Board Chair Liz Simons Delivers Remarks on Intersectionality

Liz Simons, Chair of the Board of the Heising-Simons Foundation, delivered a slightly revised version of the following remarks at The Giving Pledge Virtual Learning Series, “Equity and Intersectionality: What Do Philanthropists Need to Know?” as a prelude to a conversation between Kimberlé Crenshaw and Alvin Starks on how applying an intersectional lens to your giving can increase social impact. The event was held on December 7, 2021.

Intersectionality – and Joining Together

We are one and we are many. Each one of us is a tapestry of our multiple experiences and identities that define who we are, how we see ourselves, how we are seen, and what communities connect us. When I think of intersectionality, that’s the picture I have in my mind.

When my husband Mark and I started out in philanthropy 14 years ago, we set out to focus on issues we cared about: early childhood education and care, science, and climate and clean energy. Seven years ago we added human rights, at the urging of our daughter, Caitlin, now on our Board, who was appalled by our country’s disregard for the millions of people whose lives are upended by mass incarceration, surveillance, and deportation in systems grounded in racial injustice.

It was our human rights work that ultimately helped me see that making change is less about the issues we’ve elected to care about than the people affected by these issues, and how these effects are magnified when people hold multiple identities that have historically been marginalized. I’ve learned that it’s best to center people who are closest to the problems they’ve had to endure as a result of generations of racial, gender, and economic injustice that keep people from accessing what they need to lead whole and dignified lives.

When we focus on people and not solely on issues, the importance of intersectionality in driving change is clear. That’s because communities of people who have endured injustice also have reservoirs of creativity, strength, vision, and understanding of what’s needed to address obstacles they have been living with every day. And they’re the ones on the ground who will be there long after philanthropy leaves, to see things through.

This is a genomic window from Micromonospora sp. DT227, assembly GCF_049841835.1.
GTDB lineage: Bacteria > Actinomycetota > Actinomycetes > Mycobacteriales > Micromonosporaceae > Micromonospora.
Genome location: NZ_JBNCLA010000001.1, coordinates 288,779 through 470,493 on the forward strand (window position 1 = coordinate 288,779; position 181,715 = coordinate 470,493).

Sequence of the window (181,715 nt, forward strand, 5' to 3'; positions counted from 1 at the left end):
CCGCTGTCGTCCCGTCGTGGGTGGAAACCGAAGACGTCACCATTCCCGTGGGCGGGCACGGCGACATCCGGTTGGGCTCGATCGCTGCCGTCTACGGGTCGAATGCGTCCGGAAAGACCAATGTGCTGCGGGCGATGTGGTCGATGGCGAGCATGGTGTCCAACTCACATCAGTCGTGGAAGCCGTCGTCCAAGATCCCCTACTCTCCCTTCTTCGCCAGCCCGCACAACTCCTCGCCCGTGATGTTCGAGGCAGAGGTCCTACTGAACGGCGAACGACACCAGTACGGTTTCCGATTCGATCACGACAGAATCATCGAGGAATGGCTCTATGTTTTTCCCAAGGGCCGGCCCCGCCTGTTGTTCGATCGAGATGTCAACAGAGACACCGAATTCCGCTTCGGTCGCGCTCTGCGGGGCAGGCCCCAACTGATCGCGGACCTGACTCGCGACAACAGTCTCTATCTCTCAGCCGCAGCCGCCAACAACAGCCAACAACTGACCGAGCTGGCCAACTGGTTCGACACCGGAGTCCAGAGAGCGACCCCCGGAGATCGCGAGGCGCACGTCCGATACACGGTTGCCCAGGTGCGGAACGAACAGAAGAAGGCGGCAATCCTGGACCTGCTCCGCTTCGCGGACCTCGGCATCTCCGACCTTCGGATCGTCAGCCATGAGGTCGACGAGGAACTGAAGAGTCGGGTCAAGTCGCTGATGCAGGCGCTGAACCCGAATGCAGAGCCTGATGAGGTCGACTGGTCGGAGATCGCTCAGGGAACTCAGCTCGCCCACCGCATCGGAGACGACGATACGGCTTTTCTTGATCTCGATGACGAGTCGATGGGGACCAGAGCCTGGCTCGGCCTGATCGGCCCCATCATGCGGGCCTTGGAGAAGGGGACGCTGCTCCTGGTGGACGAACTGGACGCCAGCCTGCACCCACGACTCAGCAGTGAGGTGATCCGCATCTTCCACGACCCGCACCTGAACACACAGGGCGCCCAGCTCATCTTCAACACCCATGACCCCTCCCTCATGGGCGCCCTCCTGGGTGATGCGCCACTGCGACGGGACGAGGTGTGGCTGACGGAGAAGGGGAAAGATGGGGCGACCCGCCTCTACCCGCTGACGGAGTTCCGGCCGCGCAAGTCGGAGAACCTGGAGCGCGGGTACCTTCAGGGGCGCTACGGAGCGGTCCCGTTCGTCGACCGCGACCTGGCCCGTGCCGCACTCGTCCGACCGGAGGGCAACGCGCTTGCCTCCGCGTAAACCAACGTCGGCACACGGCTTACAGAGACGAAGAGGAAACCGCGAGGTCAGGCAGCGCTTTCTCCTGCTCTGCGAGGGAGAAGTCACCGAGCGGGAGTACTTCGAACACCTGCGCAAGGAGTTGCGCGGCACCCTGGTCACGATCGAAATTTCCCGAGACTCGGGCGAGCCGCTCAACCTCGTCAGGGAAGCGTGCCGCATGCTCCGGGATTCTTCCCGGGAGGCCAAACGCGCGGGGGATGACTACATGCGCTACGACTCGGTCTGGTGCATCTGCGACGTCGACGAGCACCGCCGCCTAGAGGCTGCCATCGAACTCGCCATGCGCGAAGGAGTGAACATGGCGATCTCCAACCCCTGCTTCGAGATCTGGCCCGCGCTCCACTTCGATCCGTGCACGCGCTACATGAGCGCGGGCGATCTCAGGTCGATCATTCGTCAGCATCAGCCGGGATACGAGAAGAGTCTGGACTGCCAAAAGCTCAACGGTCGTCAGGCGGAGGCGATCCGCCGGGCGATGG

It’s been exciting seeing this work unfolding at our foundation.

For example, one group we’ve been supporting is The Young Women’s Freedom Center, created over 27 years ago in San Francisco– that now has hubs throughout California. It’s a place where women, girls, trans, and gender non-conforming people who face criminalization in various forms stemming from domestic abuse, poverty, homelessness, and who are working in underground economies and find themselves trapped in the child welfare, juvenile justice, and criminal legal systems (often losing their own children to some of these systems), can get support.

The organization not only offers direct services, but is also a grassroots organizing group led by and composed of these very women and girls and others looking to help one another transform their own personal circumstances, build leadership of one another, and organize to change the systems that oppress them. They’ve successfully challenged multiple systems of criminalization, including closing the juvenile hall in San Francisco and taking part in a statewide effort to close the California youth prison system.

They are the incubator of The Sister Warriors Coalition, an intersectional, intergenerational, and multicultural table of more than 1,000 women and girl leaders in 18 jurisdictions across the state, building towards their vision of ending incarceration of women and girls in California by 2030. Building this powerful movement of directly impacted leaders in California would not have been possible without centering their voices and experiences.

We’re also now applying an intersectional lens in areas besides human rights. Much of our early childhood work, for example, centers childcare providers and early educators, almost all of them women and many of them women of color who find themselves in one of the very lowest paid, lowest status professions in the country (98% of the labor force earns more than childcare professionals). We provide funding to childcare providers, early educators, and families so they can organize and have a seat at decision-making tables. As the result of this support, organizers were successful this past year in securing the biggest investment in childcare and Pre-school in California’s history.

Embracing intersectionality is a critical part of trust-based philanthropy and a path towards greater unity of purpose. It breaks down issue-driven silos by shining a light on how people’s distinct experiences of marginalization and oppression overlap and connect. It points the way to multi-faceted approaches that address the root causes of these challenges and demands that we see people in the entirety of their humanity. Only then can all of us, together, find common cause and join hands to build a more just and equitable future.

Share This